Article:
Posts by Collection



Source anonymization of digital images: a counter–forensic attack on PRNU based source identification techniques

Published in Annual Conference on Digital Forensics, Security and Law, 2017

A lot of photographers and human rights advocates need to hide their identity while sharing their images on the internet. Hence, source-anonymization of digital images has become a critical issue in the present digital age. The current literature contains a few digital forensic techniques for” source-identification” of digital images, one of the most efficient of them being Photo-Response Non-Uniformity (PRNU) sensor noise pattern based source detection. PRNU noise pattern being unique to every digital camera, such techniques prove to be highly robust way of sourceidentification. In this paper, we propose a counter-forensic technique to mislead this PRNU sensor noise pattern based source-identification, by using a median filter to suppress PRNU noise in an image, iteratively. Our experimental results prove that the proposed method achieves considerably higher degree of source anonymity, measured as an inverse of Peak-to-Correlation Energy (PCE) ratio, as compared to the state-of-the-art.

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Classification of Computer Generated and Natural Images based on Efficient Deep Convolutional Recurrent Attention Model

Published in CVPR Workshops, 2019

Most state-of-the-art techniques of distinguishing natural images and computer generated images based on handcrafted feature and Convolutional Neural Network require processing of the entire input image pixels uniformly. As a result, such techniques usually require extensive computation time and memory, that scale linearly with the size of the input image in terms of number of pixels. In this paper, we deploy an efficient Deep Convolutional Recurrent Attention model with relatively less number of parameters, to distinguish between natural and computer generated images. The proposed model uses a glimpse network to locally process a sequence of selected image regions; hence, the number of parameters and computation time can be controlled effectively. We also adopt a local-to-global strategy by training image patches and classifying full-sized images using the simple majority voting rule. The proposed approach achieves superior classification accuracy compared to recently proposed approaches based on deep learning.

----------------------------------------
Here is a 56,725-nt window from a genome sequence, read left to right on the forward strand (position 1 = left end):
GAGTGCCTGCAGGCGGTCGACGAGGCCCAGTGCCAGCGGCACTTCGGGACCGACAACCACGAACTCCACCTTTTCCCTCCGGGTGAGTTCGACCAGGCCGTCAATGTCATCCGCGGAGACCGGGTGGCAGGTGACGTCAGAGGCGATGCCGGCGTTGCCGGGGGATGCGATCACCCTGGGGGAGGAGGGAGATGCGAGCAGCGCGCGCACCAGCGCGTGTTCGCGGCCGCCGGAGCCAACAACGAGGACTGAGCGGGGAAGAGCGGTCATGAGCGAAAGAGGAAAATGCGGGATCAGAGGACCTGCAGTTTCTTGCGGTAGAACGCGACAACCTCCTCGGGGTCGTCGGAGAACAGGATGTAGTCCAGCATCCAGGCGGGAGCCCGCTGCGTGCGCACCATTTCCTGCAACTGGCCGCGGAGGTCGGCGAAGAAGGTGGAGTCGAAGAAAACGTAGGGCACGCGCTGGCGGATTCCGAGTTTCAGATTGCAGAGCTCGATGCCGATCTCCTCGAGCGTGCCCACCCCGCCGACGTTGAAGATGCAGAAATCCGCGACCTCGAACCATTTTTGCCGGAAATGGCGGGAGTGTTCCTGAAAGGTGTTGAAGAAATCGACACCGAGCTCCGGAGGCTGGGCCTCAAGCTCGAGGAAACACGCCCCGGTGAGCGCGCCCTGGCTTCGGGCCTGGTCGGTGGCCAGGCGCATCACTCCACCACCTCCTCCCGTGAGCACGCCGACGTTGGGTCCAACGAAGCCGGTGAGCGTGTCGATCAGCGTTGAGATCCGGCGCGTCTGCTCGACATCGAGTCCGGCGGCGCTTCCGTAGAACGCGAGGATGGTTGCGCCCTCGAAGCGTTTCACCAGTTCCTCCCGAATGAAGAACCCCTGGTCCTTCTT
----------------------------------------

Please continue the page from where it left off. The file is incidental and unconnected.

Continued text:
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A Review of and Some Results for Ollivier–Ricci Network Curvature

Published in Mathematics, 2020

Characterizing topological properties and anomalous behaviors of higher-dimensional topological spaces via notions of curvatures is by now quite common in mainstream physics and mathematics, and it is therefore natural to try to extend these notions from the non-network domains in a suitable way to the network science domain. In this article we discuss one such extension, namely Ollivier’s discretization of Ricci curvature. We first motivate, define and illustrate the Ollivier–Ricci Curvature. In the next section we provide some “not-previously-published” bounds on the exact and approximate computation of the curvature measure. In the penultimate section we review a method based on the linear sketching technique for efficient approximate computation of the Ollivier–Ricci network curvature. Finally in the last section we provide concluding remarks with pointers for further reading.

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Lead Instructor

Undergraduate Course, University of Illinois at Chicago, Department of Computer Science, 2021

Taught Mathematical Foundations of Computing (CS 151) to undergraduate students with a class size of 50 students during the Summer Semester. My responsibilities included giving lectures, exams, grading and giving feedback to the students.